In our various writings, we have suggested that loose monetary policy of the central bank, which amounts to the lowering of interest rates and monetary pumping, gives rise to activities that cannot exist by themselves without the support from this loose monetary policy.

An increase in money supply as a result of an easy monetary stance by the central bank sets an exchange of nothing for something i.e. the diversion of real wealth from wealth generators towards activities that emerge on the back of loose monetary policy. We label various activities that emerge on the back of loose monetary policy as bubble activities. Given that these activities cannot support themselves, they constitute a burden on wealth generators.

It is tempting to suggest that a tighter monetary stance of the central bank could undo the negatives of the previous loose monetary stance i.e. inflationary policy through the removal of bubble activities. In fact, this type of policies carries a label of countercyclical policies.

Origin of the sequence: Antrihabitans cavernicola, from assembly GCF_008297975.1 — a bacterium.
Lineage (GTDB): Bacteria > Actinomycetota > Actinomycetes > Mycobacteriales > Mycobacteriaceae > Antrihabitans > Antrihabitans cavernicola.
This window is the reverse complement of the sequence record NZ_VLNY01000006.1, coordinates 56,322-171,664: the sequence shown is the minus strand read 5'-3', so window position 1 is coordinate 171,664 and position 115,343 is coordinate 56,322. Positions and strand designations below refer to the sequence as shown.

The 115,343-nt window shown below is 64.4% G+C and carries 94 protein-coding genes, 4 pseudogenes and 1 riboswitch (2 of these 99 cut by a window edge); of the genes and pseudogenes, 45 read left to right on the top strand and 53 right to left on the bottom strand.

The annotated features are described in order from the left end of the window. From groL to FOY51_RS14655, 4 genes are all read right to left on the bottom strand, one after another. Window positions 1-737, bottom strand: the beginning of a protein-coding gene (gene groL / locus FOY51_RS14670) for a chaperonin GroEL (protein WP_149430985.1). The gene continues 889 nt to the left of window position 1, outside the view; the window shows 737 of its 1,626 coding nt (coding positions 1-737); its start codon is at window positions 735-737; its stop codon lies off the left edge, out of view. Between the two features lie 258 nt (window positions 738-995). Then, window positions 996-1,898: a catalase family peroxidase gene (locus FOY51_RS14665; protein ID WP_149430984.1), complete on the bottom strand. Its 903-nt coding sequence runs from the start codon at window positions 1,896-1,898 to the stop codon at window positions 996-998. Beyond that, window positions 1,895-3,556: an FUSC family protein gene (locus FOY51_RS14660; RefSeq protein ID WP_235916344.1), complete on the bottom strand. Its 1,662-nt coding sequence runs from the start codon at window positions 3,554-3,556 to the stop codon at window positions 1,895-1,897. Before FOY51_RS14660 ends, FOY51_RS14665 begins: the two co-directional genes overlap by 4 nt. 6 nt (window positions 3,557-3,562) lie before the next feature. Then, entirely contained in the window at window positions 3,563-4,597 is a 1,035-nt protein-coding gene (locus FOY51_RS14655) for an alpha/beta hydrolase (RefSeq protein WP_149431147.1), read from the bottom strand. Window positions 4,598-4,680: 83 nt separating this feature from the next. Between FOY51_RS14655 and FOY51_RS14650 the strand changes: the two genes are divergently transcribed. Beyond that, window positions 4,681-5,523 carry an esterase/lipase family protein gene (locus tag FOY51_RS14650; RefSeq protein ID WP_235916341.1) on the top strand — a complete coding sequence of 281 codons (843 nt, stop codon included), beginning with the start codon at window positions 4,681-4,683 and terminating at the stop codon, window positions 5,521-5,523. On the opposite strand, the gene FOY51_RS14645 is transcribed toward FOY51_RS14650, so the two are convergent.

On this way of thinking, whenever economic activity slows down it should be the duty of the central bank to give it a push, which will place the economy back on the trajectory of an expanding economic growth. The push is done by means of loose monetary policy i.e. the lowering of interest rates and raising the growth rate of money supply.

Conversely, when economic activity is perceived to be “too strong”, then in order to prevent an “overheating” it should be the duty of the central bank to “cool off” economic activity by a tighter monetary stance.

This amounts to raising interest rates and slowing down monetary injections. It is believed that a tighter stance will place the economy on a trajectory of stable non-inflationary growth. On this way of thinking, the economy is perceived to be like a space ship, which occasionally slips from the trajectory of stable economic growth.

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Olduvai IV: Courage
In progress...

Olduvai II: Exodus